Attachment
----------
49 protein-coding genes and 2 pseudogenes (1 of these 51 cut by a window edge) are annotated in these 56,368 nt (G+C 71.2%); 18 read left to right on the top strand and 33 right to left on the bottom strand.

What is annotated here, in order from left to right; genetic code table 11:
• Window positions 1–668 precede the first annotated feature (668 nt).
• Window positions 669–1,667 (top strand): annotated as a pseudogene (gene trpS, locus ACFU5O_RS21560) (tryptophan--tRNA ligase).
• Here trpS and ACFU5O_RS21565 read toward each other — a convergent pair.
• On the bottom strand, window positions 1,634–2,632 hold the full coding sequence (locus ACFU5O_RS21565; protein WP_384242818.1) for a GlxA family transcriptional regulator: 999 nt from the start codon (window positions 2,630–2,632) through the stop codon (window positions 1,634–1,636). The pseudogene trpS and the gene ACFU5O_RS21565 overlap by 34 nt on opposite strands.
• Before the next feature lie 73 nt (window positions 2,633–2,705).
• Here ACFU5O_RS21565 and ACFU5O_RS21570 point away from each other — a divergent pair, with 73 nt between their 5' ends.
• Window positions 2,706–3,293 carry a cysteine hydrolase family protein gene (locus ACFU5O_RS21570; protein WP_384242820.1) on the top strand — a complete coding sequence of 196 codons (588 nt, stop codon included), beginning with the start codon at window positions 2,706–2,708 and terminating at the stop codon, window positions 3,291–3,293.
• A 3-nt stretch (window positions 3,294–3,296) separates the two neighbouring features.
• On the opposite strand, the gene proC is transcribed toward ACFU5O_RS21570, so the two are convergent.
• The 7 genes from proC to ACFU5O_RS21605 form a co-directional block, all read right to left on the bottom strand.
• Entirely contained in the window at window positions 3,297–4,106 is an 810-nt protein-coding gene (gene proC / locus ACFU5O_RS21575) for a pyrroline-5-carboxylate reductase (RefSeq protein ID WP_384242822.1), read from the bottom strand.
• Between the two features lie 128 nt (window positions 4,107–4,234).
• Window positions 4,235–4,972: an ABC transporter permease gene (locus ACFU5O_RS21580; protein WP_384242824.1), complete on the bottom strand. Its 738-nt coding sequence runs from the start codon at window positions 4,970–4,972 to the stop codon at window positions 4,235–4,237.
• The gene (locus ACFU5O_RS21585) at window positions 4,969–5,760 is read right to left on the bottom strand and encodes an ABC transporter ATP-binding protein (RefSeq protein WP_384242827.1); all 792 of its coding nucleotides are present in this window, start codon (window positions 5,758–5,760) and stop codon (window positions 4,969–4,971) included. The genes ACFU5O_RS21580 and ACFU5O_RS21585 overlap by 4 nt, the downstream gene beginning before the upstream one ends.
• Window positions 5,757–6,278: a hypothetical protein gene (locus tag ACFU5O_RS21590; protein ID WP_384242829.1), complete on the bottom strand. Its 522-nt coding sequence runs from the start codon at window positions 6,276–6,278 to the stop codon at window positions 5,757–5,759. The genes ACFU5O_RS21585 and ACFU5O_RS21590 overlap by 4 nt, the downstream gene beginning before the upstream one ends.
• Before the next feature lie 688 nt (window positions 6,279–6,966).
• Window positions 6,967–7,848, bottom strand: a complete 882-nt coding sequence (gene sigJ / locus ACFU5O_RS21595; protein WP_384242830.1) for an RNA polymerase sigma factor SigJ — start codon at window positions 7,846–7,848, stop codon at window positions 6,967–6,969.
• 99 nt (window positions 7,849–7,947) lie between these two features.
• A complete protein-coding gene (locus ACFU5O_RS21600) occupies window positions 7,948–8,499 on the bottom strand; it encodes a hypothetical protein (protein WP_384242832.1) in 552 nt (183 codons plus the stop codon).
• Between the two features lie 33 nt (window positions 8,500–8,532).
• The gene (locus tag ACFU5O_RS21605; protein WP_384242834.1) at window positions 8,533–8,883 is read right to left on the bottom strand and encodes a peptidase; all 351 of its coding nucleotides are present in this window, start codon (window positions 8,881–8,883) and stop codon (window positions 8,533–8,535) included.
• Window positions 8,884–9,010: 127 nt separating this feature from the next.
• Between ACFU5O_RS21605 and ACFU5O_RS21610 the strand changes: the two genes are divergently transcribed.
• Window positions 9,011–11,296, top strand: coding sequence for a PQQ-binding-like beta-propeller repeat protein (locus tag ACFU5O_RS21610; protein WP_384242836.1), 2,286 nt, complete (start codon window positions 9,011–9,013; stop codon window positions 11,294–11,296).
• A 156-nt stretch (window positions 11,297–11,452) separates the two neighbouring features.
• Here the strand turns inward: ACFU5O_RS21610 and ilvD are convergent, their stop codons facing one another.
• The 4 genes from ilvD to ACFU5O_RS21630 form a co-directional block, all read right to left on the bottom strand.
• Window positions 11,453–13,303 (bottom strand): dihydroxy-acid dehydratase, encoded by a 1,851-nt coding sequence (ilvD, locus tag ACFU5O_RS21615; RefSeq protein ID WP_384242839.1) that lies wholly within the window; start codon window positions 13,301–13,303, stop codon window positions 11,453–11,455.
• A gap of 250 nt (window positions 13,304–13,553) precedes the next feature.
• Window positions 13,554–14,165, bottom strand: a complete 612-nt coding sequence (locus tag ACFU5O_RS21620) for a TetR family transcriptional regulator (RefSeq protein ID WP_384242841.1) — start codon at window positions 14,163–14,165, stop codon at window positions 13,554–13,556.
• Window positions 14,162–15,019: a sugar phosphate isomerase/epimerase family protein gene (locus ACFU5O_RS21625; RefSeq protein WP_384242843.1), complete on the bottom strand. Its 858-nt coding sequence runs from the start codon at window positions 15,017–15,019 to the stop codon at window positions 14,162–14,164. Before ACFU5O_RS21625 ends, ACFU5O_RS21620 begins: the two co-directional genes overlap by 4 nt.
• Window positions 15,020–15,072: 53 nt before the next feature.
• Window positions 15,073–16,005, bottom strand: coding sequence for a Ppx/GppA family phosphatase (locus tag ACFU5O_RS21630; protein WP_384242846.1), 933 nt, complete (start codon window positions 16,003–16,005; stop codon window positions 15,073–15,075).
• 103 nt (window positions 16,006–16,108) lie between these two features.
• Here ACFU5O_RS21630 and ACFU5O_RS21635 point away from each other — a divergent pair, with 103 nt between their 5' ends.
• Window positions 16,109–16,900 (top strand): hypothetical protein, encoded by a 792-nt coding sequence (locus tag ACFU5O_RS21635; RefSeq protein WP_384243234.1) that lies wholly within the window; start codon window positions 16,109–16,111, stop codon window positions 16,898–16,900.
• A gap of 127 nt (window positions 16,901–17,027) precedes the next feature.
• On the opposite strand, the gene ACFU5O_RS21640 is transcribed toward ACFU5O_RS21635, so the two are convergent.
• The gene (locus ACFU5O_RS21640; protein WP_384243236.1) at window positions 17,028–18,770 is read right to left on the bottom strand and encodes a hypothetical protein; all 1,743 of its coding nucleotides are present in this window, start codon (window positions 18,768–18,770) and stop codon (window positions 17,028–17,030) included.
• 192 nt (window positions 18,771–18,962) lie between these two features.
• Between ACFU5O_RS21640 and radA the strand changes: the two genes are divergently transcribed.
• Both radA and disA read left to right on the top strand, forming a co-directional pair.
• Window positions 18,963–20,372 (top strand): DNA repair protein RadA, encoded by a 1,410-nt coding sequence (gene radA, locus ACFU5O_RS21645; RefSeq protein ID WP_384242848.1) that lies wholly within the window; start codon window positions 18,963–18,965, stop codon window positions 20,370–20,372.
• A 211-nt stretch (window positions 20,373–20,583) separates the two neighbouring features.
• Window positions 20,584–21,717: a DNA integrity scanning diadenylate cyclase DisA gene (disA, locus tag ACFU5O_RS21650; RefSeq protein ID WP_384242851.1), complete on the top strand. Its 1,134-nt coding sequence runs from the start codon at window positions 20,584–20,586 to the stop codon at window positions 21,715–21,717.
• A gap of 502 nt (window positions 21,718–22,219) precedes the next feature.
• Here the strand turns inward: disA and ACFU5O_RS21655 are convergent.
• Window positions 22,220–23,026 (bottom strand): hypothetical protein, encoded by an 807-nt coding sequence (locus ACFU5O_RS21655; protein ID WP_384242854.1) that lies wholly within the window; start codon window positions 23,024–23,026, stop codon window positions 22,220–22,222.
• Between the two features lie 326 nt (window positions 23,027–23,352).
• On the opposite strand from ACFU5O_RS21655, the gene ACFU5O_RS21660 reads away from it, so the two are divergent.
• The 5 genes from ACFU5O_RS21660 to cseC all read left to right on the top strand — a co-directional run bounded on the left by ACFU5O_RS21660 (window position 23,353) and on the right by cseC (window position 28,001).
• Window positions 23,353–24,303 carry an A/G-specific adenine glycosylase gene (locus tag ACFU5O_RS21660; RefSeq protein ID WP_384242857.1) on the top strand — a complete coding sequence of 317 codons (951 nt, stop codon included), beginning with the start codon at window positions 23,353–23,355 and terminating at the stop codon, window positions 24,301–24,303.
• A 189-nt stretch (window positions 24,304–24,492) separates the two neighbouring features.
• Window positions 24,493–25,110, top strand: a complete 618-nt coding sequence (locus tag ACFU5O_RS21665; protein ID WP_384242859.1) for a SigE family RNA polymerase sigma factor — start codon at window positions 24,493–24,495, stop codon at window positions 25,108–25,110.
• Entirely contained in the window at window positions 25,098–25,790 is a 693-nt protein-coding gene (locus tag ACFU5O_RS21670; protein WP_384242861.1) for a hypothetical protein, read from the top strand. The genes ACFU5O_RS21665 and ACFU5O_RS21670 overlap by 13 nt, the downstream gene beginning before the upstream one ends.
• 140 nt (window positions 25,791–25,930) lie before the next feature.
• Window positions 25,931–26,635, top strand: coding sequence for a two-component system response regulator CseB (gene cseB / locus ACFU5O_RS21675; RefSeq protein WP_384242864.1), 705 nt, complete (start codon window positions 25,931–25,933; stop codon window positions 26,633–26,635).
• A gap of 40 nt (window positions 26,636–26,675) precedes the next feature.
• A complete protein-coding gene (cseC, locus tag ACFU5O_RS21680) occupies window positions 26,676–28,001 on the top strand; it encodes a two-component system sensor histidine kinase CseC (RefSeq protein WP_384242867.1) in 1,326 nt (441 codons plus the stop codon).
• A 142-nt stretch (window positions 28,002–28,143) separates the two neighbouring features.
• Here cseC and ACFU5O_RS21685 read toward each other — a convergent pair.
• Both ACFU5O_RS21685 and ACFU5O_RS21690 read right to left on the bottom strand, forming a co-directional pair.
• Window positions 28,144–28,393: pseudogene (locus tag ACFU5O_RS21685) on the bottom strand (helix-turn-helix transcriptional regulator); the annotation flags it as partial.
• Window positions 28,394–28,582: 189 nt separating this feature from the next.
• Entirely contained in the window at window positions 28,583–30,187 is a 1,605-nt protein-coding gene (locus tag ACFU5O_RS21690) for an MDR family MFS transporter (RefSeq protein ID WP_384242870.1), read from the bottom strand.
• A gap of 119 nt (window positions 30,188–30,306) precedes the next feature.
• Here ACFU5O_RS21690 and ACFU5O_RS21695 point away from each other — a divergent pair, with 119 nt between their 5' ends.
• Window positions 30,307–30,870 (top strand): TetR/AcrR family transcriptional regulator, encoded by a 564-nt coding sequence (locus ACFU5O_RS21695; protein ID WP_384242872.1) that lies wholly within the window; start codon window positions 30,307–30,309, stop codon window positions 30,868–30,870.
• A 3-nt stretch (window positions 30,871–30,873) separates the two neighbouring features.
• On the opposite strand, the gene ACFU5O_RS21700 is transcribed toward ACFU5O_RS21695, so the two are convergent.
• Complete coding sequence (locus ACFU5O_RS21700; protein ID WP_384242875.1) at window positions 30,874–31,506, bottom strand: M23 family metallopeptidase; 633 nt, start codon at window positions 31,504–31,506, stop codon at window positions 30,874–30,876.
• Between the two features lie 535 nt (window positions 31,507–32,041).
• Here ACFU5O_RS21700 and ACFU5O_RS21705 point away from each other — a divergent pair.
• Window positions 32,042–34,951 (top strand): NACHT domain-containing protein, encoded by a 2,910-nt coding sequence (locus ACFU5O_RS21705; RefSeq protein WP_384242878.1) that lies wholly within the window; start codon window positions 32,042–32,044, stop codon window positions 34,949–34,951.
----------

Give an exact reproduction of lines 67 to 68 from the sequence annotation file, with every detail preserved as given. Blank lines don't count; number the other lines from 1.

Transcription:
• Entirely contained in the window at window positions 28,583–30,187 is a 1,605-nt protein-coding gene (locus tag ACFU5O_RS21690) for an MDR family MFS transporter (RefSeq protein ID WP_384242870.1), read from the bottom strand.
• A gap of 119 nt (window positions 30,188–30,306) precedes the next feature.